The Walk of Two Worlds: Self-Esteem of Female Domestic Workers in Cape Town
- Pages: 3
- Word count: 638
- Category: Social Inequality
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“They are the force behind a number of households in South Africa – the domestic worker” (Gama, & Willemse, 2014). There are an estimated 1 to 1.5 million domestic workers in the country (Africa, 2018). In South Africa but more specifically Cape Town, a female domestic worker is employed in a private household and her duties could involve a variety of household activities such as cooking, cleaning, nanny services, elderly care, caring for the sick and or disabled. (Africa, 2018). This is the view taken in the “Unemployment Insurance Contributions Act, 2002 (Act No. 4 of 2002)” (Africa, 2018). South Africa is famous for its “townships’ and or “informal settlements” (Ladd, 2018). These areas were a creation of the apartheid system (Ladd, 2018). Many female domestic workers face a long journey from their place of employment to their homes in the townships of Cape Town. This is due to domestic workers generally working in more privileged areas. Upon reflection of the journey these women take to get home, one could notice that it is a journey from one world to another.
One could postulate that the township (where domestic workers live) and the suburban areas of Cape Town (where the employers live) are two different worlds. This is highlighted by the difference in culture (Western and African), social norms, beliefs, nationality, socio-economic status, language and education. Domestic workers are functioning in two social systems or structures at once. With this in mind, one could inquire how the self-esteem of these women is affected or impacted by this journey of two worlds. Moreover, how is the self-esteem of female domestic workers impacted by living and working in these two different societal structures.
Self-esteem is in its nature a form of self-evaluation, that has profound effects on an individual’s cognitive process, emotions, desires, values, and goals (Branden, 2001). This form of self-evaluation is the single most significant key to understanding individual behaviour (Branden, 2001). To truly understand an individual psychologically, one needs to understand the nature and degree of their self-esteem, and more importantly the regulations by which they judge themselves (Branden, 2001). The main aim of this research study is to investigate, and gain insight into these self-evaluating process of female domestic workers in Cape Town. Another aim of this research study, is to gain a greater understanding of self-esteem from an African perspective.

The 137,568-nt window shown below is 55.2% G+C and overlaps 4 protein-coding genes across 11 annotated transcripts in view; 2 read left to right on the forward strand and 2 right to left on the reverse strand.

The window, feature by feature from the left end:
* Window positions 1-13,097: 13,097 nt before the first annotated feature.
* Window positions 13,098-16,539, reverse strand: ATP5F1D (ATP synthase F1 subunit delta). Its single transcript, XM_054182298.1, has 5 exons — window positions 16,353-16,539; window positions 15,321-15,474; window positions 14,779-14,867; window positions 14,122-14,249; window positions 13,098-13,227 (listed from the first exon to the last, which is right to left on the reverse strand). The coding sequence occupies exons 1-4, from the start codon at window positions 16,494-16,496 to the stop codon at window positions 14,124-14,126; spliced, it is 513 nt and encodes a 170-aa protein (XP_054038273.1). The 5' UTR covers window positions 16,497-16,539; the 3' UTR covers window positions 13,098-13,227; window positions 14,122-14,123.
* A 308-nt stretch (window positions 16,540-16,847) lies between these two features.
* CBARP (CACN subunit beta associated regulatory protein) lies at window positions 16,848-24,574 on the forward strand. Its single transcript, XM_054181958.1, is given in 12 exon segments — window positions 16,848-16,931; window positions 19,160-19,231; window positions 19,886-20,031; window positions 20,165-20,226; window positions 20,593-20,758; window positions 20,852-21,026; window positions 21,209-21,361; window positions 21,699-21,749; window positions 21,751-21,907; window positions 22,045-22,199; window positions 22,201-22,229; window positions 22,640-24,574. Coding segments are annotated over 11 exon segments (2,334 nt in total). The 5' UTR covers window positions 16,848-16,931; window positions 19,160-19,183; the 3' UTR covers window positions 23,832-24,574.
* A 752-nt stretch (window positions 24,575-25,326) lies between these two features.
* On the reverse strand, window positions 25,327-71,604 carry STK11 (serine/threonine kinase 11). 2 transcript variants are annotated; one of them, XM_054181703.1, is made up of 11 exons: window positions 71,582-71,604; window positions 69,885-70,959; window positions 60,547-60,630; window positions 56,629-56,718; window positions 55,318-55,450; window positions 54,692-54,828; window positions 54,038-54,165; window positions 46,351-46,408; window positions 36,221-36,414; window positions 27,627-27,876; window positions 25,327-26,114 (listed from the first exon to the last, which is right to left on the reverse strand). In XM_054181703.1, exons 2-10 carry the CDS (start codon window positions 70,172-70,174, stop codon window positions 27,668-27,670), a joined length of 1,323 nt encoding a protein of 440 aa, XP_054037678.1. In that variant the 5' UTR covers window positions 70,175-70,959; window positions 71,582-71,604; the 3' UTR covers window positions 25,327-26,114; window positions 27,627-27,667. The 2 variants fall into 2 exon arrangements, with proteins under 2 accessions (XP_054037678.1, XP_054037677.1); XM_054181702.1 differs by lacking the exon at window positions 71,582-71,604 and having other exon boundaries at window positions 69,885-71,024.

There are significant factors that need to be theoretically discussed to give clarity to the research and the understanding of self-esteem. These are conceptual factors and or differences in the viewpoint of self-esteem from a Western perspective and an African perspective. Moreover, with a focus on how it is developed or affected in both cultures. Despite research being conducted on the topic of domestic workers’ in South Africa, there is a profound lack of research into the impact on self-esteem. This research study, seeks to add current information to the existing research, in the hope that this will allow for more clarity around the important conversation of self-esteem and domestic workers.
Due to the racial inequality that cannot be avoided in the historical background of South Africa, it is necessary to provide the historical context that has affected the creation of domestic work and the daily lives of these women functioning in a post-apartheid, South Africa. South Africa is a young democracy and is presently still dealing with the consequences of the apartheid system. This is evident in the great differences in social class, race and education. To understand and gain insight into the lived experience of these women, it is of the outmost importance to have a holistic, historical and contextual view of the social structure they function in. This will be provided and through the formation of case studies, the researcher will provide a holistic insight into the effect on the self-esteem of a female domestic worker.